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19 january 2009

Before he was 40, Charles Lindbergh had lived enough so that three different major books could have beeen written about him, from three almost unrelated perspectives. He was the greatest aviation hero of all time, the father of a cruelly murdered child, and the leading spokesman for an isolationist movement that opposed Franklin Roosevelt's preparations for American involvement in the Second World War. In fact, many books have been written about each of these stories. Except on the death of his child, several were written by Lindbergh himself, who went on after 40 to become a combat pilot in the Pacific, a peripatetic conservationist, and a prolific author. A. Scott Berg's Lindbergh is now the standard single-volume life, and as I continue to wander through Pulitzer-Prize-winning nonfiction, I was thrilled to follow Berg's narrative.

The three great stories of Lindbergh's early life are not entirely unassociated, even if their themes were separate. By flying the Atlantic in 1927, Lindbergh became, literally overnight, the most famous person alive. Overnight bounds from obscurity to giga-celebrity have now become banal: Joe the Plumber, anyone? But in Lindbergh's day, the very shrinking of the globe that his flight portended was part of the feedback loop that made him so famous. His celebrity was not merely a symptom of future shock and fast capitalism: it was the leading edge of both phenomena.

So when Lindbergh, a reserve Air Corps captain and sometime air-mail pilot, became suddenly Colonel Lindbergh, conqueror of the skies, everything he did was news. When he married and fathered a child, his wife Anne Morrow and his child Charles Jr. became the most famous wife and child in the world. The "Lindbergh Baby" was killed by a brutal kidnapper, but in a real sense was crushed to death by celebrity itself. Charles Jr. was tragically too famous to live long.

Bruno Richard Hauptmann was executed for the child's murder (to the eternal fascination of true-crime theorists, there was no direct evidence, but Hauptmann probably built the kidnapping ladder and certainly collected the ransom money). After the trial, Charles and Anne left the U.S. for Europe, and the third facet of Lindbergh's life began to emerge. Charles's tours of dictatorships were a kind of open-secret espionage mission; even if a dictator were deeply suspicious of American power, he couldn't resist showing off his most powerful air weapons to Charles A. Lindbergh, after all. The Lindberghs visited Nazi Germany, and were charmed. They visited Soviet Russia, and were appalled.

What began as an inspection of the Luftwaffe became, in 1939-41, the basis for Lindbergh's intervention into American foreign policy. He sympathized with Germany and detested Russia. For Lindbergh, the worst outcome of the War would happen if America helped defeat Germany and allowed the Soviets to occupy Eastern Europe. And certainly the Iron Curtain was not a good outcome. But though no Nazi, though not even a Bundist, Lindbergh was a native-born American anti-Semite. He simply did not register the genocidal potential of Hitler's Germany, and was not as troubled by the Holocaust as he was by Stalin's purges. Worse, in Lindbergh's analysis, "the Jews" were at the heart of FDR's war-mongering.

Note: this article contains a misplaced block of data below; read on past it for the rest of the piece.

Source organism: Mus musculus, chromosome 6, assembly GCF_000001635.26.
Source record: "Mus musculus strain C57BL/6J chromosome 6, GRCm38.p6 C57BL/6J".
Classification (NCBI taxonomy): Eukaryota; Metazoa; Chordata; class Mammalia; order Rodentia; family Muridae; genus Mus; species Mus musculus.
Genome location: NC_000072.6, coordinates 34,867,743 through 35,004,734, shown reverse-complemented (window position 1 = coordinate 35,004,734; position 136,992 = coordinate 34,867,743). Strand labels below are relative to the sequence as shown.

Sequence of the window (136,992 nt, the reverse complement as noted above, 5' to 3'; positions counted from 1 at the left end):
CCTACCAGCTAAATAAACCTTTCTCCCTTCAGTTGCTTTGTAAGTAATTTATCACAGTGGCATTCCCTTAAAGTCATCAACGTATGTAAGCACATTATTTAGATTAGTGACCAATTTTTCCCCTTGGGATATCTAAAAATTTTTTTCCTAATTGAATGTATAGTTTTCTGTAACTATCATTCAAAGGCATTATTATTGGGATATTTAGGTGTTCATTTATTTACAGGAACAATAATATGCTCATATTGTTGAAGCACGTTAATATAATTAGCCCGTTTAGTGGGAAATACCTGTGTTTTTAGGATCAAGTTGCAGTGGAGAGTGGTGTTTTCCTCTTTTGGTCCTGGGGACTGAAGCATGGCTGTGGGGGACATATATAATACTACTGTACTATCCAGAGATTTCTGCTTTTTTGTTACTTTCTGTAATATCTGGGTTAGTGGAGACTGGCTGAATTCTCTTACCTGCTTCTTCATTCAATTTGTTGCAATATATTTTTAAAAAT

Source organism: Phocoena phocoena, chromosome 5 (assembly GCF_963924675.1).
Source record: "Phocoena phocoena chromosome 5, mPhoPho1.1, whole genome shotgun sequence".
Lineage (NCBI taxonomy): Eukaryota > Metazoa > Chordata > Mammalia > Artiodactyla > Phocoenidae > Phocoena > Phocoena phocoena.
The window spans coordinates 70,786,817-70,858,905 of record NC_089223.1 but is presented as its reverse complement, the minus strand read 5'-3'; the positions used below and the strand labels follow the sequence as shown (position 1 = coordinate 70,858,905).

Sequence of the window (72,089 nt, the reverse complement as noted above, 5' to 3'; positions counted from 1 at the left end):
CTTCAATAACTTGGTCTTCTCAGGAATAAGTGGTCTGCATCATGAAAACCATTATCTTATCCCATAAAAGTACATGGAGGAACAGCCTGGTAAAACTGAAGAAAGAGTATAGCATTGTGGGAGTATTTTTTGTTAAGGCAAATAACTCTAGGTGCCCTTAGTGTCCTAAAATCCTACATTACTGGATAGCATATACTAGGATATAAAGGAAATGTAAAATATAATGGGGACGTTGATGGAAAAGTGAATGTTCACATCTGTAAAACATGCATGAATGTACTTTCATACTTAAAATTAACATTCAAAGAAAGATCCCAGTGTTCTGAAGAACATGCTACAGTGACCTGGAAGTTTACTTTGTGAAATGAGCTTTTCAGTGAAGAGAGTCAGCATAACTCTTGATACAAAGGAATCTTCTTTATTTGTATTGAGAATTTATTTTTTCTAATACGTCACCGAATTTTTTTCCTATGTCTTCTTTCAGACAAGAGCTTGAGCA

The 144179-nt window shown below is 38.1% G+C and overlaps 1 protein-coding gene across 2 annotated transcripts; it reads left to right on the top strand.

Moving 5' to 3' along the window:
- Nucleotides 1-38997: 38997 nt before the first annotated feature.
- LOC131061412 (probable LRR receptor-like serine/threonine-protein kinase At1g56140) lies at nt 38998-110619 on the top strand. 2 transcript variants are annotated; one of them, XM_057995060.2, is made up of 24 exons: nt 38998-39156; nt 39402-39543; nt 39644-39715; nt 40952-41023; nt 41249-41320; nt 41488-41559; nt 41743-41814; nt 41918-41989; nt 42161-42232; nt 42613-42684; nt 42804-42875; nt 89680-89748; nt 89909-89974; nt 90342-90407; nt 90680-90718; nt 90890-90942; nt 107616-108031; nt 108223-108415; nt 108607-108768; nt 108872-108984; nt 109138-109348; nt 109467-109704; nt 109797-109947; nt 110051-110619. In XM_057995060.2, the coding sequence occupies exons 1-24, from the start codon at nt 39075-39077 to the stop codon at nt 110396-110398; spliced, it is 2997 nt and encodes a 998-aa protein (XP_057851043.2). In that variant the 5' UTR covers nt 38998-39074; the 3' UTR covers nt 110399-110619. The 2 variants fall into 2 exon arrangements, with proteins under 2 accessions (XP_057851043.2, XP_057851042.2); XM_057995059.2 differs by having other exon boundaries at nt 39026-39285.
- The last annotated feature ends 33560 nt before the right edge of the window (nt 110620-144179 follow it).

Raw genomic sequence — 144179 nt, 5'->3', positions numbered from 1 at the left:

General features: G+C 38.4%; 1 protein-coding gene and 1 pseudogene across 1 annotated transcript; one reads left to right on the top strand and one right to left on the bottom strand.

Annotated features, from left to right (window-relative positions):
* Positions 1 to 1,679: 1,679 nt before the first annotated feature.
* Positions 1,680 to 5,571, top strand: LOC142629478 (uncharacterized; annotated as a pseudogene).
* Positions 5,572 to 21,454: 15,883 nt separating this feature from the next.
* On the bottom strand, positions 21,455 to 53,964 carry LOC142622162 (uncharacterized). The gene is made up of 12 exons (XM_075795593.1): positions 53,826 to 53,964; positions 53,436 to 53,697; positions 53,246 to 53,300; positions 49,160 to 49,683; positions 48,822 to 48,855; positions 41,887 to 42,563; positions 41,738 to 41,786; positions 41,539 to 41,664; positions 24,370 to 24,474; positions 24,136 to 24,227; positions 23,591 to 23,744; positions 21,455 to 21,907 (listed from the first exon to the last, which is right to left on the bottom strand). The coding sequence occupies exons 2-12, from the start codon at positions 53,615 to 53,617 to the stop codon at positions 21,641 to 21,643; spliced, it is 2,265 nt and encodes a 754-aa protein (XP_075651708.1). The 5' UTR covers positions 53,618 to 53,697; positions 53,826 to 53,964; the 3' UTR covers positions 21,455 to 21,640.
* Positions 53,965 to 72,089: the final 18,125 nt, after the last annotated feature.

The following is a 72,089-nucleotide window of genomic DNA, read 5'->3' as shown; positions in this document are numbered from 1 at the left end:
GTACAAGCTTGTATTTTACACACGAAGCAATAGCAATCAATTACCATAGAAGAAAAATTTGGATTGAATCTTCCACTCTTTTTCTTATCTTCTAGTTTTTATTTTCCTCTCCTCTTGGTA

We know the rest. In fact, in Philip Roth's Plot against America, inspired in large part by Berg's biography, we have imagined more than the worst: a quasi-fascist Lindbergh Presidency commencing in 1941. In real life, of course, though non-interventionism was an active, even a majority, political movement in 1940, the seamier side of Lindbergh's imagination had almost no purchase on the American electorate.

Lindbergh retreated from politics after Pearl Harbor. In fact, it's hard to say what his politics really were. His father had been a progressive, isolationist Republican Congressman in the 1910s, drifting late in life into the Minnesota Farmer/Labor camp. If C.A. Lindbergh, the elder, had lived, he might have become a liberal, even a socialist (non-interventionists were prevalent on the Left, too, especially among American Socialists). After the War, Lindbergh voted for Stevenson and for LBJ. He became a tireless, radical environmentalist, wholly committed to the sustainability of human and non-human indigenous ecologies.

Lindbergh, then, was no partisan. But for a brief, callow moment he fancied himself as a deep thinker on global politics. He had, after all, seen most of the world, from a big-blue-marble perspective that few others had shared. It is a pity that his one foray into intellectual politics was so tainted with mindless prejudice.

Berg. A. Scott. Lindbergh. 1998. New York: Berkley, 1999.